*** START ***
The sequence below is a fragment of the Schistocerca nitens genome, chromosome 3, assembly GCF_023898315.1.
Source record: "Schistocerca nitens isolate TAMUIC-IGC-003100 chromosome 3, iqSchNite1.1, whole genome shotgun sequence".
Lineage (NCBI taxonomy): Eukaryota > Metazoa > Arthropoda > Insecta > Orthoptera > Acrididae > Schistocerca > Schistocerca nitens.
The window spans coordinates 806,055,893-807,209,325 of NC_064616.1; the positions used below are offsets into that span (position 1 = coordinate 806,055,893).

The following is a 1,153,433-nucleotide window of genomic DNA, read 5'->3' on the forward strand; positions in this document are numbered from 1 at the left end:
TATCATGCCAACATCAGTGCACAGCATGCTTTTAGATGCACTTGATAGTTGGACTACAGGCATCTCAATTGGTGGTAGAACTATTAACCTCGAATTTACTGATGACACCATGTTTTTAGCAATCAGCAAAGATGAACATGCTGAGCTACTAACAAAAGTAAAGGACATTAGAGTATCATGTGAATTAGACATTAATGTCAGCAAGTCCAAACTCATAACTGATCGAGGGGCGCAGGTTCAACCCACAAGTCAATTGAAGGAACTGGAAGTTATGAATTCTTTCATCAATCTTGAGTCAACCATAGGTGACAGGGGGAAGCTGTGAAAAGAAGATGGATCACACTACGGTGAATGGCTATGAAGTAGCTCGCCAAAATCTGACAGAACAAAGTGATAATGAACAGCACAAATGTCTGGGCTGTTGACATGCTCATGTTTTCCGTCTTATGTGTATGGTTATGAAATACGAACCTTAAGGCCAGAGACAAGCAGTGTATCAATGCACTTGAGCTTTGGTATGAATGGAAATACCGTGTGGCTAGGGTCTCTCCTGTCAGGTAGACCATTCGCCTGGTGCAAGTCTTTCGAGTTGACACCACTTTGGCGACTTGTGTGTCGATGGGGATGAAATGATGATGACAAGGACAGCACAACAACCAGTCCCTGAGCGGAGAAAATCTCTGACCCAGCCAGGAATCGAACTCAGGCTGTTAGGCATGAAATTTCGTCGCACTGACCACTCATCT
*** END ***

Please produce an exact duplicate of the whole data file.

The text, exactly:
The sequence below is a fragment of the Schistocerca nitens genome, chromosome 3, assembly GCF_023898315.1.
Source record: "Schistocerca nitens isolate TAMUIC-IGC-003100 chromosome 3, iqSchNite1.1, whole genome shotgun sequence".
Lineage (NCBI taxonomy): Eukaryota > Metazoa > Arthropoda > Insecta > Orthoptera > Acrididae > Schistocerca > Schistocerca nitens.
The window spans coordinates 806,055,893-807,209,325 of NC_064616.1; the positions used below are offsets into that span (position 1 = coordinate 806,055,893).

The following is a 1,153,433-nucleotide window of genomic DNA, read 5'->3' on the forward strand; positions in this document are numbered from 1 at the left end:
TATCATGCCAACATCAGTGCACAGCATGCTTTTAGATGCACTTGATAGTTGGACTACAGGCATCTCAATTGGTGGTAGAACTATTAACCTCGAATTTACTGATGACACCATGTTTTTAGCAATCAGCAAAGATGAACATGCTGAGCTACTAACAAAAGTAAAGGACATTAGAGTATCATGTGAATTAGACATTAATGTCAGCAAGTCCAAACTCATAACTGATCGAGGGGCGCAGGTTCAACCCACAAGTCAATTGAAGGAACTGGAAGTTATGAATTCTTTCATCAATCTTGAGTCAACCATAGGTGACAGGGGGAAGCTGTGAAAAGAAGATGGATCACACTACGGTGAATGGCTATGAAGTAGCTCGCCAAAATCTGACAGAACAAAGTGATAATGAACAGCACAAATGTCTGGGCTGTTGACATGCTCATGTTTTCCGTCTTATGTGTATGGTTATGAAATACGAACCTTAAGGCCAGAGACAAGCAGTGTATCAATGCACTTGAGCTTTGGTATGAATGGAAATACCGTGTGGCTAGGGTCTCTCCTGTCAGGTAGACCATTCGCCTGGTGCAAGTCTTTCGAGTTGACACCACTTTGGCGACTTGTGTGTCGATGGGGATGAAATGATGATGACAAGGACAGCACAACAACCAGTCCCTGAGCGGAGAAAATCTCTGACCCAGCCAGGAATCGAACTCAGGCTGTTAGGCATGAAATTTCGTCGCACTGACCACTCATCT